paranitro mixture increase by about 30% in volume in 70%
alcohol and then shrink in the process of embedding in paraffin
to about 64% of their original volume. He further found
similar considerable swelling of tissues fixed in f ormalin.
The final shrinkage amounts in the case of formalin fixed
tissues to 60% of the original volume. Bouin’s, Susa and
Zenker produce no swelling, but cause a final shrinkage to
from 47% to 63% of the original volume. I cannot agree with
Stowell’s conclusion that the quality of fixation has anything to do with swelling and shrinkage of tissues. These are
strictly physical phenomena. Shrinkage after most fixing
fluids is considerably greater than after paranitro. The new
bromophenol-cupric fixing fluid causes slightly greater swelling than the old paranitro, yet fixation is much better. The
fact is that good fixation depends upon proper combination of
salts of heavy metals with acids and other ingredients, upon
their rate of penetration and upon their chemical action on
the cell constituents. Swelling and shrinkage are undesirable,
hut they are equally injurious in good as in bad fixation.
No. 1. Phenol-cupric fixing fluid, pH 1.5
40% ethyl (or iso-propyl) alcohol .........................
Ether ...................................................
Formic acid, spec. grav. 1.20, ca. 87% ......................
Phenol .................................................
Gupric bromide (or nitrate) ...............................
100 cc.
5 cc.
5 cc.
5 gm.
3 gm.
No. 2. Paranitrophenol-cupric fixing flnid, p H 1.5
40% ethyl (or iso-propyl) alcohol ..........................
Ether ...................................................
Formic acid, spec. grav. 1.20, ca. 87% .......................
Paranitrophenol .........................................
Cupric bromide (or nitrate) ...............................
100 cc.
5 cc.
5 cc.
5 gm.
3 gm.
No. 3. Bromophenol-cupric fixing fluid, pH 1.35
Solution A.
4001, iso-propyl (or ethyl) alcohol ........................
100 cc.
Ether .................................................
5 cc.
Formic acid, spec. grav. 1.20, ca. 87% ................... 1Occ.
Cupric bromide ........................................
Solution B.
40% iso-propyl (or ethyl) alcohol ........................
100 cc.
Ether .................................................
Bromacetic acid ........................................
10 gm.
Parabromophenol ......................................
For use mix : Solution A - 1part by volume, Solution B 1part. If desired, add 40% iso-propyl (or ethyl) alcohol from
1to 5 parts by volume.
COHEN, ISADORE 1934 Cytological fixation with salicylic and orthophosphorie
acids. Stain Technology, vol. 9, pp. 101-106.
GRAY,PETER1933 Notes on practice of fixation for animal tissues. J. R.
Microsc. Soc., vol. 53, pp. 13-19.
BOLLES,AND L. FBLIXHENNEGW1896 Trait6 des m6thodes
techuiques de 1'anatomie microscopique. Deuxihme 6dition. Paris.
Octave Doin, Bditeur.
LEE, ARTHURBOLLES 1937 The Microtoniist's Vade-Mecum. Tenth edition. P .
Blakiston 's.
ALEXANDER1933 New fixing fluids for general purposes.
Science, vol. 77, pp. 117-118.
ROBERT E. 1941 Effect on tissue volume of various methods of
fixation, dehydration and embedding. Stain Technology, vol. 16,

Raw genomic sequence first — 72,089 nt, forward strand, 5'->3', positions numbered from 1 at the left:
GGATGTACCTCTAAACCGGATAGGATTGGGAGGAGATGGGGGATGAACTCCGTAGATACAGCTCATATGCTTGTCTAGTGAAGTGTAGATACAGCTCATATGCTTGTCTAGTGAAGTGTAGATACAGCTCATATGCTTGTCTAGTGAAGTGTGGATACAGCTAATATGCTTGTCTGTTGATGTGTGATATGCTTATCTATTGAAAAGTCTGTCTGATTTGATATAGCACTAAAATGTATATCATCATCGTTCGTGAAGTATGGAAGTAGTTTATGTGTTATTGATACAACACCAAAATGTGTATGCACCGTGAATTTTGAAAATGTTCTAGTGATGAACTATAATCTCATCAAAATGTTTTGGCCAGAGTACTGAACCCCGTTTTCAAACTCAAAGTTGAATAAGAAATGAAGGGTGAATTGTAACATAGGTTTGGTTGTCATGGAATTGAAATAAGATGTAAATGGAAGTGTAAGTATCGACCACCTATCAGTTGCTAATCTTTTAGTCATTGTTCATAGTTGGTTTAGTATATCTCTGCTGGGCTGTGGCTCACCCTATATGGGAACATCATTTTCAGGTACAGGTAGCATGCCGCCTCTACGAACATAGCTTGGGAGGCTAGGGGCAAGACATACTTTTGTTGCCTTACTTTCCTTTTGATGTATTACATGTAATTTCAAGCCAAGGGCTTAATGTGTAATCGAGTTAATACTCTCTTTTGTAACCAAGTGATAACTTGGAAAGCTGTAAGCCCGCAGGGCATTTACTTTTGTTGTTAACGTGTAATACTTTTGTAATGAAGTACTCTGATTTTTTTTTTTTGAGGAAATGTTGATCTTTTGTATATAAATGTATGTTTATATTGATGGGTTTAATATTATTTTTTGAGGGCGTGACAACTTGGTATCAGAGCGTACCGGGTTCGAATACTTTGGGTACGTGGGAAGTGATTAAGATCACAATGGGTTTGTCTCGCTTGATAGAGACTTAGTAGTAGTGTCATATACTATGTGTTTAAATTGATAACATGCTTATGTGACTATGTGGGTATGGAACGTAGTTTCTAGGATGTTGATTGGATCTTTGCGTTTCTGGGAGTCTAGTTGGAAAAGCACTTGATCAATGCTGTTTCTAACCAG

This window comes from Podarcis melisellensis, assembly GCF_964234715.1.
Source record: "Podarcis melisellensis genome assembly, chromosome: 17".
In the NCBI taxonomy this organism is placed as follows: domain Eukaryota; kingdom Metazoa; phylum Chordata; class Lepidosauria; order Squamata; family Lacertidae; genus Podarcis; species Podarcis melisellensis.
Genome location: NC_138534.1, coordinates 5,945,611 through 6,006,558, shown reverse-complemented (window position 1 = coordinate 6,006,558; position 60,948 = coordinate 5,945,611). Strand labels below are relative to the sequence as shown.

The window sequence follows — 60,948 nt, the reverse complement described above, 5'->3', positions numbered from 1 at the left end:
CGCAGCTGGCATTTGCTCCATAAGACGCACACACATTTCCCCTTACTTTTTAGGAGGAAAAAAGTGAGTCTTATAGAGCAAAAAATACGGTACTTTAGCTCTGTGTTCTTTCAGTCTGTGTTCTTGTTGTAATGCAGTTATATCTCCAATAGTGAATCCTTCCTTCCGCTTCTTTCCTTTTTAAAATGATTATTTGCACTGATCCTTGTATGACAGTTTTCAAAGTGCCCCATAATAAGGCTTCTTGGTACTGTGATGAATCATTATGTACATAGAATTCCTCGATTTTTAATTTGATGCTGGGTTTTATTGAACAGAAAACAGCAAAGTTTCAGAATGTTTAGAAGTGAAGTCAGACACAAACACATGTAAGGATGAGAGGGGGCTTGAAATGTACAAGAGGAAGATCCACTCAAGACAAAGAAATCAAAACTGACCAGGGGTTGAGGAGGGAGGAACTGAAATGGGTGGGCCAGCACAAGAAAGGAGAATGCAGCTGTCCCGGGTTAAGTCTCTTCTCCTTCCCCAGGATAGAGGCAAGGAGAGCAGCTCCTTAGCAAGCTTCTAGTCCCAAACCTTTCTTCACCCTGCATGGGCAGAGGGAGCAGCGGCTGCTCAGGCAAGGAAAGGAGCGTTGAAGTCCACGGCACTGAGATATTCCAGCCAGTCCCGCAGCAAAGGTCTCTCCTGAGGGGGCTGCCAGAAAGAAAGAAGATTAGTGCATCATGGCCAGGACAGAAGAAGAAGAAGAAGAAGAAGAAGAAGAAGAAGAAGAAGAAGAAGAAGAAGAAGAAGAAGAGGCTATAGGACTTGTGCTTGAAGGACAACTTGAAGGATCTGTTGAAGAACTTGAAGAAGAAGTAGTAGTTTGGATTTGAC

pp. 67-83.
ZIRKLE, CONWAY1928 The effect of hydrogemion concentration upon the
fixation image of various salts of chromium. Protoplasma, vol. 4,
pp. 201-227.
1929 Fixation images with ehromates and acetates. Protoplasma,
v01. 5 pp. 511-534.
1933 Cytological fixation with the lower f a t t y acids, their compounds and derivatives. Protoplasma, vol. 18, pp. 90-111.
1933 Some dicarboxylic acids a s components of fixing fluids.
Protoplasma, vol. 19, pp. 565-577.
1933 Aldehydes as cytological fixatives. Protoplasma, vol. 20,
pp. 169-179.
1934 Amines in cytological fixing fluids. Protoplasma, vol. 20,
pp. 473482.
Figures 1 t o 6 are microphotographs of sections through tissues of the common
newt, Triturus viridescens Raf., made at a linear magnification of 700. Figure 7
is a microphotograph of a section through the liver of cat at a linear magnification
of 1300.
1 Effect of metal cations on nuclei. Piece of skin fixed i n a solution of
cuprie nitrate in 40% alcohol with the addition of some formalin. Stained in
haematoxylin-eosin. Notice the condensation of chromatin at one end of the
nuclei. The same effect is produced by similar salts of cobalt, mercury, uranium
2 Effect of metal anions on nuclei. Piece of skin fixed in Regaud’s potassium
bichromate f ormalin fluid and stained i n haematoxylin-eosin. Notice t h a t the
nuclei appear normal.
3 Effect of acetic acid and its derivatives on the cytoplasm of erythrocytes
i n presence of phenols. Piece of liver fixed in a n alcoholic solution of cuprie
bronlide, bromophenol and bromacetic acid. Stained i n haematoxylin-eosin.
Notire the granulation of the cytoplasm.
4 Correcting effect of formic acid on fixatiou when added to the same
fixing fluid used i n figure 3. Skin, stained in haematoxylin-eosin. Notice normal
appearance of nuclei and cytoplasm.
5 Intestine fixed in no. 3 bromophenol cupric fixing fluid and stained in
6 Piece of liver fixed in no. 3 bromophenol-eupric fixing fluid and stained
in iron-haematoxylin without counterstain. Nothing but nuclei and mitochondria
appear stained.
7 Piece of eat’s liver fixed in no. 3 bromophenol-eupric fixing fluid and stained
in iron-hnematoxylin. Notice the bile canaliculi.